Researchers from Vanderbilt University have found that the circadian clocks that control and influence dozens of basic biological processes have an unexpected "snooze button" that helps cells adapt to changes in their environment.
"This provides organisms with a novel and previously unappreciated mechanism for responding to changes in their environment," said Professor of Biological Sciences Carl Johnson. He and Associate Professor of Biological Sciences Antonis Rokas collaborated on the study.
Like many written languages, the genetic code is filled with synonyms: differently spelled "words" that have the same or very similar meanings. For a long time, biologists thought that these synonyms, called synonymous codons, were in fact interchangeable. Recently, they have realized that this is not the case and that differences in synonymous codon usage have a significant impact on cellular processes, so scientists have advanced a wide variety of ideas about the role that these variations play.
The basic letters of the genetic code are a quartet of molecules (nucleic acids) designated A, C, G and U. These are combined into 61 triplets called codons, which are similar to words. The codons provide the blueprints that the cell's protein-building machinery uses to generate amino acids, which are the basic building blocks that make all the proteins found in living organisms. However, cells only use 20 amino acids. That means a number of amino acids are produced by several different codons. For example, CCA, CCG and CCC are synonymous codons because they all encode for the same amino acid, proline.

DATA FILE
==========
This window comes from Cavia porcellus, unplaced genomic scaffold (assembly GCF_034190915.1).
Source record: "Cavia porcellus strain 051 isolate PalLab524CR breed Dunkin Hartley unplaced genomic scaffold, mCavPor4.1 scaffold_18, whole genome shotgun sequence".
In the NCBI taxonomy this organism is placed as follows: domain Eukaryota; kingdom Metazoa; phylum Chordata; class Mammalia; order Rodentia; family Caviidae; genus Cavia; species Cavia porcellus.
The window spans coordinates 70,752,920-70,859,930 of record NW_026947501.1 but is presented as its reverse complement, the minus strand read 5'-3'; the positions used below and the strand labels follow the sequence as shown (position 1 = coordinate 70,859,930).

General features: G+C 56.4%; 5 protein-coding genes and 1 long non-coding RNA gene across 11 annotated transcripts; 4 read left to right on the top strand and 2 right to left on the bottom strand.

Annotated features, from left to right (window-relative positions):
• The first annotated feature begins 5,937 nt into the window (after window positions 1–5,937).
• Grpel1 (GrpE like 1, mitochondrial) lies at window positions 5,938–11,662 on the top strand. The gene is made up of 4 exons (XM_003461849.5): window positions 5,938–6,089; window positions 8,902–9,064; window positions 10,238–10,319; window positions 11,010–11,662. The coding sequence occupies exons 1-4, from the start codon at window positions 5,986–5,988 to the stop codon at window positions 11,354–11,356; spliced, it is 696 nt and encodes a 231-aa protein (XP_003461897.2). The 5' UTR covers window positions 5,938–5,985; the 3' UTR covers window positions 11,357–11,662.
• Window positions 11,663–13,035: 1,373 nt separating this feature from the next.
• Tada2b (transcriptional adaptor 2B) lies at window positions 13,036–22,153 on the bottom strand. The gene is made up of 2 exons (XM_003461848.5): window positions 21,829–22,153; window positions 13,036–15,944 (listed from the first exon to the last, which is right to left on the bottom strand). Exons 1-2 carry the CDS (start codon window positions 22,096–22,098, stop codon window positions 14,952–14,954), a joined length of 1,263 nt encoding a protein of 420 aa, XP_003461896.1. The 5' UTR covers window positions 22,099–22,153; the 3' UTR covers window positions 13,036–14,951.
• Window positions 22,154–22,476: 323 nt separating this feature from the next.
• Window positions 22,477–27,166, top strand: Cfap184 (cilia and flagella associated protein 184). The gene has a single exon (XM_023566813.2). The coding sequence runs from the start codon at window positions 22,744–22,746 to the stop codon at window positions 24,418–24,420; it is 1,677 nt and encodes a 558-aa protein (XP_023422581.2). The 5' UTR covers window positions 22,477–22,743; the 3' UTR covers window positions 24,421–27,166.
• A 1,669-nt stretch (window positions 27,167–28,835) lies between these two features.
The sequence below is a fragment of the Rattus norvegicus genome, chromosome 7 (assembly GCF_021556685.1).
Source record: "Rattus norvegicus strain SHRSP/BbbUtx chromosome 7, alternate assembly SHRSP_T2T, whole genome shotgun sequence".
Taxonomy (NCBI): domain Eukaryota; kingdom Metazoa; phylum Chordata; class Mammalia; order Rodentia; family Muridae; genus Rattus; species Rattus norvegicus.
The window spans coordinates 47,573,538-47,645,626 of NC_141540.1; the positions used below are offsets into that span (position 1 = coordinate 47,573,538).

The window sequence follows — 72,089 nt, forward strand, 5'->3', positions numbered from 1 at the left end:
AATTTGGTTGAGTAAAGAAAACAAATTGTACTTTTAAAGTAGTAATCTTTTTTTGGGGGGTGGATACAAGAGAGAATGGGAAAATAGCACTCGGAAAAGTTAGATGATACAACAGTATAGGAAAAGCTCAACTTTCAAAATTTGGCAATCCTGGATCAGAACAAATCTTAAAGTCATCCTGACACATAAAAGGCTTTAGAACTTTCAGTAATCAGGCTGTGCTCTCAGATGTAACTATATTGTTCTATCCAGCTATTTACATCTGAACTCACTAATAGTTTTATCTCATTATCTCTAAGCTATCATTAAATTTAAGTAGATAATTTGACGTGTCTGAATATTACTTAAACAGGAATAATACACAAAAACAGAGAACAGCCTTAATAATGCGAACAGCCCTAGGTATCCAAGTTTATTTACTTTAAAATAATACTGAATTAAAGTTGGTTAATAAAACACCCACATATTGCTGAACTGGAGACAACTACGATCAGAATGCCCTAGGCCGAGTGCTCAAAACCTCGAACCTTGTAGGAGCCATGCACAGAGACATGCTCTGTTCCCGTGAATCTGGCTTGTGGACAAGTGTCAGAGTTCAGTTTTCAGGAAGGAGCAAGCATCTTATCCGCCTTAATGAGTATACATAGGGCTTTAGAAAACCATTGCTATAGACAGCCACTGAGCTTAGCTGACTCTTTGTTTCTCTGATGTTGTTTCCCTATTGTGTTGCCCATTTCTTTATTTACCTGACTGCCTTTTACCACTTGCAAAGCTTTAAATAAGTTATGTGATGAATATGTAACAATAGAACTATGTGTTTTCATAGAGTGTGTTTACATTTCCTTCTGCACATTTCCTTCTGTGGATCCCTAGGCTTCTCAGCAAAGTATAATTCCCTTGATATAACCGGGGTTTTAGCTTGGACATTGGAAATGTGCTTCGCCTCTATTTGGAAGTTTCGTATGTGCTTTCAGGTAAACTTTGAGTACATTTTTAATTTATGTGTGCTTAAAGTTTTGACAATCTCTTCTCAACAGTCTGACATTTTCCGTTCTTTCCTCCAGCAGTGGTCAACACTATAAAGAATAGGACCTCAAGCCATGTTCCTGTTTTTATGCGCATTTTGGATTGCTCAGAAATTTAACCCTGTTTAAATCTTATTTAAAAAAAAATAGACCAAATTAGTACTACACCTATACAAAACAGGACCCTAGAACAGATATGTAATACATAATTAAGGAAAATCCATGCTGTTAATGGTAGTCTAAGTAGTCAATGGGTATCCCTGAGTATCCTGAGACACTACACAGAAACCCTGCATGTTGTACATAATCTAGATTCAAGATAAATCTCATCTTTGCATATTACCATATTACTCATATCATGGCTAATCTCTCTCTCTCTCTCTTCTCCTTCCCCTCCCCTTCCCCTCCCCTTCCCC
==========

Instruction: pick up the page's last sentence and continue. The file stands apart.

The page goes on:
It turns out that there is a reason for this redundancy. Some codons are faster and easier for cells to process and assemble into proteins than others. Recognition of this difference led to the concept of optimal codons and the hypothesis that natural selection should drive organisms – particularly fast growing ones – to use genes that use optimal codons to make critical proteins that need to be highly abundant or synthesized rapidly in cells.
The study published online Feb. 17 by the journal Nature, involved Research Associate Professor Yao Xu, optimizing the codons in the biological clock of cyanobacteria or algae. This did not shut the clock down in the algae, but it did have a more subtle, but potentially as profound effect: It significantly reduced cell survival at certain temperatures.
"Xu figured that the biological clock with optimized codons might work better at lower temperatures and it did," Johnson said. However the substitution also modified the biological clock so it ran with a longer, 30-hour period. When forced to operate in a 24-hour daily light/dark cycles, the bacteria with the optimized clock grew significantly slower than "wild-type" cells. "In cyanobacteria, it's as if writing speed changes the meaning," said Rokas.
The study provides compelling new evidence that at least some species can alter the way that their biological clocks function by using different "synonyms" that exist in the genetic code.